gritty tales to share, and for many it’s a back-seat confessional.
There are 75 characters in all, and you won’t meet all of them in
the course of a single case. I had about a third of them in my cab over
the course of the first one, some more than once. You can keep tabs on
who you have met and a bit of what you have learned about them through
the menu screen. While some were better than others, I thoroughly
enjoyed the conversational experience.
None of it is spoken, which means inadequate voice acting is not an
issue. Ambient sound and music suit and enhance the overall mood.
A little pop-up animation will indicate you have learned something of
possible importance, or been given some relevant information. All of
that will be available in your flat when you finish your shift, and can
be examined prior to the night ending. It all finds its way to a large
bulletin board, where it might link to one or more of the five possible
suspects. You can move it around and review where it came from to try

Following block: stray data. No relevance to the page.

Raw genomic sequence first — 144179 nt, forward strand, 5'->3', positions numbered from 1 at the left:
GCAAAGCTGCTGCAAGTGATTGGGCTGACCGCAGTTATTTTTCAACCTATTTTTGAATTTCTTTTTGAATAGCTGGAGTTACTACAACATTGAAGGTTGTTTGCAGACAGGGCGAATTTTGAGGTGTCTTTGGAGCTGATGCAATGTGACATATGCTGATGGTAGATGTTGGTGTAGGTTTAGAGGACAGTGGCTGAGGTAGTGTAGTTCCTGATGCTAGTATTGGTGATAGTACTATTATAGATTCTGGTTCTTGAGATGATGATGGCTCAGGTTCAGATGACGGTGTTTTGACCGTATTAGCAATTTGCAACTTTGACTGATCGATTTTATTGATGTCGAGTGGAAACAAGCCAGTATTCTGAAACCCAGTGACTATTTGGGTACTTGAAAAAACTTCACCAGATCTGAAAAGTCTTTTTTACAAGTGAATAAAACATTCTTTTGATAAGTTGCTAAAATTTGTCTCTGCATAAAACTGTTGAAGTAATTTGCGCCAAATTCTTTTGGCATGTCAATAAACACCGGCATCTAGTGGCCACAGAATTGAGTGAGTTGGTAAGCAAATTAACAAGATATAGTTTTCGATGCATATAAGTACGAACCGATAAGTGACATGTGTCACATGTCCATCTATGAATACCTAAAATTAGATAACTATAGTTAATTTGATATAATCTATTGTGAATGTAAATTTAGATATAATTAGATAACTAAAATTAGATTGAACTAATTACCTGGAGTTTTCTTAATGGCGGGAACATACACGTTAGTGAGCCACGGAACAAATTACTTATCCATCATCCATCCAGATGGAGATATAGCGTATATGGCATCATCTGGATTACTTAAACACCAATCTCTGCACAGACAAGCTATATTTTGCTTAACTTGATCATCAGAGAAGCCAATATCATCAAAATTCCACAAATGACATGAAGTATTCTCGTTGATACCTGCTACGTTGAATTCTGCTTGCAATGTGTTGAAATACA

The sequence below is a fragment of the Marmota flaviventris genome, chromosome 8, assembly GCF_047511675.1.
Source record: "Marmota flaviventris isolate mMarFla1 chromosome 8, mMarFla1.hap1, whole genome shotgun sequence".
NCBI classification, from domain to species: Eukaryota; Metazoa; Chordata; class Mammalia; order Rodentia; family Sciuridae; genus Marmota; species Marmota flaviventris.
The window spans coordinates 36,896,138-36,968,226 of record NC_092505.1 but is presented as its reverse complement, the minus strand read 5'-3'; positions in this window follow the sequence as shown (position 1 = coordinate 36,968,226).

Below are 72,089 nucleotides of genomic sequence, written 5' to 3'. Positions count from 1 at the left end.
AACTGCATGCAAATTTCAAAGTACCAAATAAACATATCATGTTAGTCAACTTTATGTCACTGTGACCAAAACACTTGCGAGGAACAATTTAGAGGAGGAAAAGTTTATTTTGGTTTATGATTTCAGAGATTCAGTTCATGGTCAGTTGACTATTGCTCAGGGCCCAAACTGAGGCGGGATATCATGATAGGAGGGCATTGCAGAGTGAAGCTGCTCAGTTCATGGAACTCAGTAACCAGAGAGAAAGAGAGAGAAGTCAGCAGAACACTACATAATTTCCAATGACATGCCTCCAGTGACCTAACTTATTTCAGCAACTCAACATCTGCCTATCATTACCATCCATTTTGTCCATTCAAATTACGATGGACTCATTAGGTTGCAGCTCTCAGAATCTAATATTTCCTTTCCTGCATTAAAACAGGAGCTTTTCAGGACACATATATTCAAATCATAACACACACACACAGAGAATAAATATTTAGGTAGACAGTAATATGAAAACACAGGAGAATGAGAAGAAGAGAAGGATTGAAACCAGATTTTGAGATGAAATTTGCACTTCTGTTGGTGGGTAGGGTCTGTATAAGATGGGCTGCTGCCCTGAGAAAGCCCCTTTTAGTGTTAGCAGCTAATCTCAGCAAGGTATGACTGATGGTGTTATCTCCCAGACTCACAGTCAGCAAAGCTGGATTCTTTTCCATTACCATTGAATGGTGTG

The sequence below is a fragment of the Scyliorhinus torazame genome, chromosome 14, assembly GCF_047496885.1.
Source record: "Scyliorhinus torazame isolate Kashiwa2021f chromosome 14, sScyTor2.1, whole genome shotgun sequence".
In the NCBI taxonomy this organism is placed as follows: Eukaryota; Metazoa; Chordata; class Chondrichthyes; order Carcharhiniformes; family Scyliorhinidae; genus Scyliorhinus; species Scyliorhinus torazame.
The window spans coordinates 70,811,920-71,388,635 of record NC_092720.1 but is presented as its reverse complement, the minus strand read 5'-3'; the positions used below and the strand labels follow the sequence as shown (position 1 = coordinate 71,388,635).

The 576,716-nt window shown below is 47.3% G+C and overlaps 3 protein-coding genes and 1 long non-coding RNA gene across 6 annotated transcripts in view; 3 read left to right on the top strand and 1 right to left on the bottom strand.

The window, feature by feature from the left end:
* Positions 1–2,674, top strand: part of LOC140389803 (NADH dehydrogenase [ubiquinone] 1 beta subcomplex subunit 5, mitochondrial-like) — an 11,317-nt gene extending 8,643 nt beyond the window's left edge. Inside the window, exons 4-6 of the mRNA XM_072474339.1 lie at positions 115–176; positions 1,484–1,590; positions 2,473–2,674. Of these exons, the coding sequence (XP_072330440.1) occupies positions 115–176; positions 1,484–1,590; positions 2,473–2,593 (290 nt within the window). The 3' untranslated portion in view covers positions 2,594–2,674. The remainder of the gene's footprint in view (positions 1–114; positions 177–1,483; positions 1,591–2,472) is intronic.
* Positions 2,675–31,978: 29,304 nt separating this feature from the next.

and determine your preferred suspect.
You will ultimately have to give a name to your police “handler”.
That might or might not lead to a successful outcome. Even if you
identify the correct suspect, you won’t necessarily get a good result.
Having played the end of the case a few times to see how it might play
out, I ended up dead in the front seat on one occasion, and sent to
prison for having failed the police on another.
If I had stopped there, I would have had an enjoyable three hours of
storytelling, with some detective work thrown in. But with two more
cases, and the desire to up the resource intensity having got a feel for
the game, I went again. I met some different characters, but also some